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Latino Daily News

Saturday November 26, 2011

Colombia says guerrillas killed 4 captives

Four security force members held by the FARC guerrilla group were killed by their captors during a military operation in the southern province of Caqueta, Colombian Defense Minister Juan Carlos Pinzon said Saturday.

Pinzon said that three of the men, some of whom had been held for more than 12 years, “were killed mercilessly with coups de grace” and at the place their bodies were found there were also chains such as the Revolutionary Armed Forces of Colombia, or FARC, habitually uses to bind its captives.

The minister said that during a military operation were found “four bodies, four persons killed. Three of them were shot in the head and one was shot in the back.”

The victims were army Sgt. Jose Libio Martinez Estrada, kidnapped almost 14 years ago and until now the FARC hostage with the longest time in captivity, along with members of the National Police identified as Lt. Col. Edgar Yesid Duarte Valero, Maj. Elkin Hernandez Rivas and Quartermaster Gen. Alvaro Moreno.

Colombian President Juan Manuel Santos said Saturday that the FARC are the “only ones responsible” for the deaths of the four hostages, which he described as a “vile action…the cruelest we have seen in a long time.”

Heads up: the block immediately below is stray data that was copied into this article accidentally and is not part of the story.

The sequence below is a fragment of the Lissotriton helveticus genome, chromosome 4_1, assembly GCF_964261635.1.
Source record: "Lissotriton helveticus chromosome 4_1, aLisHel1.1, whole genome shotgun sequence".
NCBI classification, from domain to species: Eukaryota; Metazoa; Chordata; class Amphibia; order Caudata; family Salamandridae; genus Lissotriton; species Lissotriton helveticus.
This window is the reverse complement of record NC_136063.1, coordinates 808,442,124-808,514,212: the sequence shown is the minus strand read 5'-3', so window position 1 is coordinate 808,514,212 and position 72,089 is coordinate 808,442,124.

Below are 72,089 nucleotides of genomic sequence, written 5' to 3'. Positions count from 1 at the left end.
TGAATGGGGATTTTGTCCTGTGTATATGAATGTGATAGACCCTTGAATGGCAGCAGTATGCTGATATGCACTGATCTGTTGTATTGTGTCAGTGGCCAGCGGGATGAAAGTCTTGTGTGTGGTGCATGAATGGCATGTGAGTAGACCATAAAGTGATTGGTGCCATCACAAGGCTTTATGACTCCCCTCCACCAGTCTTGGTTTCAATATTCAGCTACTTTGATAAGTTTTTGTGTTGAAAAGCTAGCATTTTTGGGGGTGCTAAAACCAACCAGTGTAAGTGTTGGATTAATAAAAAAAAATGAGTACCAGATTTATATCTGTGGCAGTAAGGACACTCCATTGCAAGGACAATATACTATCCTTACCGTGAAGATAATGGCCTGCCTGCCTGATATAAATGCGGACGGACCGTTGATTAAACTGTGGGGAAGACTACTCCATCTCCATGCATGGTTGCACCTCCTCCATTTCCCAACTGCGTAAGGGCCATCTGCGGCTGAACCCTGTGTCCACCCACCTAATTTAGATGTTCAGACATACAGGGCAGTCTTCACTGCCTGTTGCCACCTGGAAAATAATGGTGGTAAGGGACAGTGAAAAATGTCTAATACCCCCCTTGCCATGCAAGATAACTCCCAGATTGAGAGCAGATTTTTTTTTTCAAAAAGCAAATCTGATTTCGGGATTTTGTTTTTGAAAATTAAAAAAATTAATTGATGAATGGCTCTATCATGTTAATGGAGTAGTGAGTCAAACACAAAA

“I can imagine they’re going to say it was the military’s fault,” Santos said in his customary Saturday address, adding that the guilty parties are those who did the kidnapping and “pulled the trigger.”

Pinzon said that the victims, all members of the armed forces, had been “defenseless, without any way of defending themselves.”

He said that during the operation an armed member of the FARC was captured.

The minister slammed the incident as “unacceptable,” and demanded that the murders not go unpunished.

“Because in Colombia these deeds must not go unpunished, because these incidents must be tried in court,” Minister Pinzon told a press conference.

The FARC, a Marxist rebel army that has fought a decades-old struggle against a succession of Colombian governments, once held as many as 60 police, soldiers and politicians it hoped to trade for hundreds of jailed guerrillas.

But it is now believed to be holding just over a dozen “exchangeable” captives.

The guerrillas have told Colombian authorities in the past that captives will be killed if the fighters holding them come under attack from security forces.

In 2007, 11 provincial lawmakers were killed while in rebel hands. The FARC claimed they died in a crossfire during an armed clash, but a government investigation determined they had all been shot at close range by the rebels.